• You can plan your development by writing a list of tests that need to be passed and while you write code and tests you will think of other tests to add to your list

  • It is a good practice to name our setups as the Given and name the test functions for the action and assertions (the When and Then)

  • We don't want the code in our tests to be an endless stream of magic numbers and constants that can only be interpreted with perfect knowledge of the requirements we want the test to reminds us of what the requirements are this means names of test should reflect the requirements not the implementation

Test Naming


Test Process

  • Techniques for writing tests

    1. Fake it until you make it:
      • We make a test case pass by faking the production code, then we make the next test pass by faking a little less, we continue this cycle each time faking it less and less until we are not faking it anymore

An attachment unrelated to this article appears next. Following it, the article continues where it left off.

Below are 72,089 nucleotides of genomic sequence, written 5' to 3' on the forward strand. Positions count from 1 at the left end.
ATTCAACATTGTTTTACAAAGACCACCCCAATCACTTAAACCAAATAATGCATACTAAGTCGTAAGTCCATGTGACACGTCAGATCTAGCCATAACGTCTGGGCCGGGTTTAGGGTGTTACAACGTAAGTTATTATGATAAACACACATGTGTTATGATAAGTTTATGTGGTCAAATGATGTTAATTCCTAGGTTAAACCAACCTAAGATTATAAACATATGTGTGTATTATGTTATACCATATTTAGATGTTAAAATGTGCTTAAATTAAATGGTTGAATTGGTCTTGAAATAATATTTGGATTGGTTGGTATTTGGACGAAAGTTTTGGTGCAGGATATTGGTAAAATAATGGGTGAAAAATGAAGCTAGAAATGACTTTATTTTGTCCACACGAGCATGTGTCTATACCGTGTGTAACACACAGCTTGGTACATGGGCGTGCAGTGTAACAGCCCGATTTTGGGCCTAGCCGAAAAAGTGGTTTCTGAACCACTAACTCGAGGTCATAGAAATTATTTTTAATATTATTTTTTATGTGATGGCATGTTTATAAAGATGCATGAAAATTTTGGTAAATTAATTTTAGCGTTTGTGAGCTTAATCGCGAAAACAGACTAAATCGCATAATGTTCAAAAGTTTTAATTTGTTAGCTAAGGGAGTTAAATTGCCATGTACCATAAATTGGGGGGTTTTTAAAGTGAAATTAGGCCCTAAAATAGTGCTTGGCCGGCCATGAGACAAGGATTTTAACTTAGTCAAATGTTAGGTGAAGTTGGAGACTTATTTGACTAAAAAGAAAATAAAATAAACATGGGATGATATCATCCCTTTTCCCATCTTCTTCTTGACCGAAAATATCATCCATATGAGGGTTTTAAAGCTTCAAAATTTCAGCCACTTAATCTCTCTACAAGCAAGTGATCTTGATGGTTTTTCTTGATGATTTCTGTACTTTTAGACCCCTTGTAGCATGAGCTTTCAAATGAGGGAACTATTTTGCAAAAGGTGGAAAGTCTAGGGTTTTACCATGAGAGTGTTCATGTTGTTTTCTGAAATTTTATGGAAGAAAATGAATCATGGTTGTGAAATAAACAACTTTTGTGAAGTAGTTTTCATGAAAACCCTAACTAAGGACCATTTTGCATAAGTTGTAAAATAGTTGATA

• You make a test pass by first writing the wrong code but that actually make the test pass, code is not technically wrong it's just specific to make the test pass and not generally correct
      • Test a functionality from the outside-in, you first test and solve the simple peripheral issues like validating arguments or simple inputs then address the most complex inner workings
    2. Stairsteps Tests:
      • Write a test that will allow you to write the next test, then if you see the first test has no purpose you can delete it
      • Intermediate tests we write to be able to write the test we really want to keep
    3. Assert First:
      • This technique tells us to write the test backwards, starting from the assert